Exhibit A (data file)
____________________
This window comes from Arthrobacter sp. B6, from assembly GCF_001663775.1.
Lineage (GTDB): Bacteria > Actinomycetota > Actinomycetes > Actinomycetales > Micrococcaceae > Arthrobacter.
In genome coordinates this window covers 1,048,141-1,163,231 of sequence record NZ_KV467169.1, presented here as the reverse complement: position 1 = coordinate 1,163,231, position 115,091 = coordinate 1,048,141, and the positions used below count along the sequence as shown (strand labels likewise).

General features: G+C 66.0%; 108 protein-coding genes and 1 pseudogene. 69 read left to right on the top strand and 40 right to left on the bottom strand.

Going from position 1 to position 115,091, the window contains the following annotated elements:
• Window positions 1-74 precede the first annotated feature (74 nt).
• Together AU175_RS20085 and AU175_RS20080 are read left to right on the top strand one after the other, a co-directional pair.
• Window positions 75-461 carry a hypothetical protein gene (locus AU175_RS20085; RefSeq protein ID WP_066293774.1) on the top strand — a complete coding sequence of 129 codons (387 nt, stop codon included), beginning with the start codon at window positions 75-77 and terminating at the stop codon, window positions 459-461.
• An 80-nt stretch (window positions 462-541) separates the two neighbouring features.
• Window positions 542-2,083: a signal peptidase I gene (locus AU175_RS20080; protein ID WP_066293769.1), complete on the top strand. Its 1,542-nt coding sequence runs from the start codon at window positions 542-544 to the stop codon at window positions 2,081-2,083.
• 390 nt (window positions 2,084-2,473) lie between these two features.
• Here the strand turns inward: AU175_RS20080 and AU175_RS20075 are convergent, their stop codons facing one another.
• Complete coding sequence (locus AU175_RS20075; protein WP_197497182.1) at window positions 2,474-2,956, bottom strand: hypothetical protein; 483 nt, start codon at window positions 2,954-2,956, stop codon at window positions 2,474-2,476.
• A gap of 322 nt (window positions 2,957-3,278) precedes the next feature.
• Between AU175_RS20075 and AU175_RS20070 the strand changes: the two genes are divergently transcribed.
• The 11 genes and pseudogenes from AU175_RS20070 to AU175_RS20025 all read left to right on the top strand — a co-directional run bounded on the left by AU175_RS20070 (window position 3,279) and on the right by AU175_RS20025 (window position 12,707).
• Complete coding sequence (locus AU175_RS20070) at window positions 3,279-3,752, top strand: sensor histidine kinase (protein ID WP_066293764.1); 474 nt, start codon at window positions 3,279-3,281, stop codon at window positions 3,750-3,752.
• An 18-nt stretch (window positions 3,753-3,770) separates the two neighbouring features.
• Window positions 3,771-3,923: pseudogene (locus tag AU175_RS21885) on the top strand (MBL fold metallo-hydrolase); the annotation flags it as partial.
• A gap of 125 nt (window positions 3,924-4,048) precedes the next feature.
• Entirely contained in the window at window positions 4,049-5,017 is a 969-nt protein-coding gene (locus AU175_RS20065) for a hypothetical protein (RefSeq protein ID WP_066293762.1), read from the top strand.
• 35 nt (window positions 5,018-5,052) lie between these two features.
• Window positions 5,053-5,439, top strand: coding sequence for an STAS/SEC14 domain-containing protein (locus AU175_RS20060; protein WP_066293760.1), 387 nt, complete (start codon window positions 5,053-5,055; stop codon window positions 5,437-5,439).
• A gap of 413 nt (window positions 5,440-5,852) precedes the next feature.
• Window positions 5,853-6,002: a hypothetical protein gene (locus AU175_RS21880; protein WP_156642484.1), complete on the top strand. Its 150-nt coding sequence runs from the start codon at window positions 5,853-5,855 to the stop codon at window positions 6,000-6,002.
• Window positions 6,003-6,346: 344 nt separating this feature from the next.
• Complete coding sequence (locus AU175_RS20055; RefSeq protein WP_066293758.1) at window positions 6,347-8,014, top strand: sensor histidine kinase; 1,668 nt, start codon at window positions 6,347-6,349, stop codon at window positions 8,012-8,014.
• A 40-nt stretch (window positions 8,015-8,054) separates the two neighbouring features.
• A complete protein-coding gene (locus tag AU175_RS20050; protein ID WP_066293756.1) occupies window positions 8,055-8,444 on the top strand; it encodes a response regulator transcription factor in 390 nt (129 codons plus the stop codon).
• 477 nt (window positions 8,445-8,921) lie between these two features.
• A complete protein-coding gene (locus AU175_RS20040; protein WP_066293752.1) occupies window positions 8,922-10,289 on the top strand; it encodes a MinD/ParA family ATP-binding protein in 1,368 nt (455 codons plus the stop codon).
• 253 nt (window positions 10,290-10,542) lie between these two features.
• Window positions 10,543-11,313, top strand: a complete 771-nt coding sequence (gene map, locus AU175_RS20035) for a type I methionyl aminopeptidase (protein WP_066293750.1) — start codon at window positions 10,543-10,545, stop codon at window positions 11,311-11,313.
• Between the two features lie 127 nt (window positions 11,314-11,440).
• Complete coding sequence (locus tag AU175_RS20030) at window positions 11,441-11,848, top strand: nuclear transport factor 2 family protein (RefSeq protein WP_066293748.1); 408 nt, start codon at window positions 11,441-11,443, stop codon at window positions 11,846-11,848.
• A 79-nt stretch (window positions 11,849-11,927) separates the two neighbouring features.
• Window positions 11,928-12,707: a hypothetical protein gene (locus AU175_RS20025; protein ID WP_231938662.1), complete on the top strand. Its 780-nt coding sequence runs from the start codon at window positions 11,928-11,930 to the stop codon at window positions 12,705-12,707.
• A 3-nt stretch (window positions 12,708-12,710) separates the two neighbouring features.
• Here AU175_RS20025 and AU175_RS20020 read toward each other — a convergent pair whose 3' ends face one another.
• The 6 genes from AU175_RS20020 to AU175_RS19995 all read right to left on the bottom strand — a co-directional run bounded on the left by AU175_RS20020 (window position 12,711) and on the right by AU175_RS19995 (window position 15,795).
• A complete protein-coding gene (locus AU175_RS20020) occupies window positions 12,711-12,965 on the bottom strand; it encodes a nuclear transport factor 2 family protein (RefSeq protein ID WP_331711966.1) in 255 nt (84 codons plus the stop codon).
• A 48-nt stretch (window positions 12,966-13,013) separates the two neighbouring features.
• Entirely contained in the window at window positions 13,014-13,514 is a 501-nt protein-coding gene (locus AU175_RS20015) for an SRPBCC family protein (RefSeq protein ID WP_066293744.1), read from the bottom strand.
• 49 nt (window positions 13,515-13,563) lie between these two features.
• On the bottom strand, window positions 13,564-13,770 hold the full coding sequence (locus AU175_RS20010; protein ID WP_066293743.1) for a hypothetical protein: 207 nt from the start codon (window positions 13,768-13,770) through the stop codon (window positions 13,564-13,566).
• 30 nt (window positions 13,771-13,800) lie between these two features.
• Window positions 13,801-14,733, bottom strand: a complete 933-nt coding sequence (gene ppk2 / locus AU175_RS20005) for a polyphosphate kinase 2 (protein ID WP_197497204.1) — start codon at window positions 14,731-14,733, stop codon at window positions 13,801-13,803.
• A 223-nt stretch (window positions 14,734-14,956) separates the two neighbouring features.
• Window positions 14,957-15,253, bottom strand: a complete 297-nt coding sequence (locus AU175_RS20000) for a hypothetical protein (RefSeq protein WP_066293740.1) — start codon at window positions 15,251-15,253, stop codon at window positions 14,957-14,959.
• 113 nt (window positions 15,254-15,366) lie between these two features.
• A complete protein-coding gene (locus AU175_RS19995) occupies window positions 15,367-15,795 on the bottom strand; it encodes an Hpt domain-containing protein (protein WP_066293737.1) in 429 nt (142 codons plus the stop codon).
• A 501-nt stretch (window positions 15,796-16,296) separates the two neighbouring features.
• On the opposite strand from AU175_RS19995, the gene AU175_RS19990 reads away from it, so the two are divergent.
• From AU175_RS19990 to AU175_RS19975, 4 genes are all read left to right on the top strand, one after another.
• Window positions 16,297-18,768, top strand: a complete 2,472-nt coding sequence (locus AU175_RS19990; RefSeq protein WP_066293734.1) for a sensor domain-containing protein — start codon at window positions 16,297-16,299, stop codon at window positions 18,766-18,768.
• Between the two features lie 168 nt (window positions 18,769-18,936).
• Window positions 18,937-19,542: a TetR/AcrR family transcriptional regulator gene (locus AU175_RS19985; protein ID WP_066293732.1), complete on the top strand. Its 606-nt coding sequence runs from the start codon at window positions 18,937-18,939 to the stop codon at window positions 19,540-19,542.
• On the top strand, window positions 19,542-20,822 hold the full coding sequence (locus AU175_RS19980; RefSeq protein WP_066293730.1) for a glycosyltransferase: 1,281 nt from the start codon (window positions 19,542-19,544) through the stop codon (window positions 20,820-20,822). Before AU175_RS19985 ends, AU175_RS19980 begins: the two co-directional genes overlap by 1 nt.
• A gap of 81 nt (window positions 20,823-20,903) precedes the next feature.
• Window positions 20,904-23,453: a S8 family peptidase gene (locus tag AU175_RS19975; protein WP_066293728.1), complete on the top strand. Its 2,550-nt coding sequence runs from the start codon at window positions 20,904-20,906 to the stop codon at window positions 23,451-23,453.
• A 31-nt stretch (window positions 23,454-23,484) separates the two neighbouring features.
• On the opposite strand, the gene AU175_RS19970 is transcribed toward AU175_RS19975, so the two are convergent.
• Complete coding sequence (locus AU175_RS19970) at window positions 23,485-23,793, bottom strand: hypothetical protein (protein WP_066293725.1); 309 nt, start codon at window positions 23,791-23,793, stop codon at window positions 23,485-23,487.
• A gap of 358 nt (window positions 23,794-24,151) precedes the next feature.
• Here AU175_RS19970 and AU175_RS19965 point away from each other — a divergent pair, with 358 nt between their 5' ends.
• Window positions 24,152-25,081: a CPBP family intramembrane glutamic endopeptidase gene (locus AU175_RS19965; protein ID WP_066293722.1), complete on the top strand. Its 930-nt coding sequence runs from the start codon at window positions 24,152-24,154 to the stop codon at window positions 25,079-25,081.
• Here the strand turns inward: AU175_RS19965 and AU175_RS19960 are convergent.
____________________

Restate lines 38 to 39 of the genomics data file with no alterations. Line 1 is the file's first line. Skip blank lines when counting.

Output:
• A 3-nt stretch (window positions 12,708-12,710) separates the two neighbouring features.
• Here AU175_RS20025 and AU175_RS20020 read toward each other — a convergent pair whose 3' ends face one another.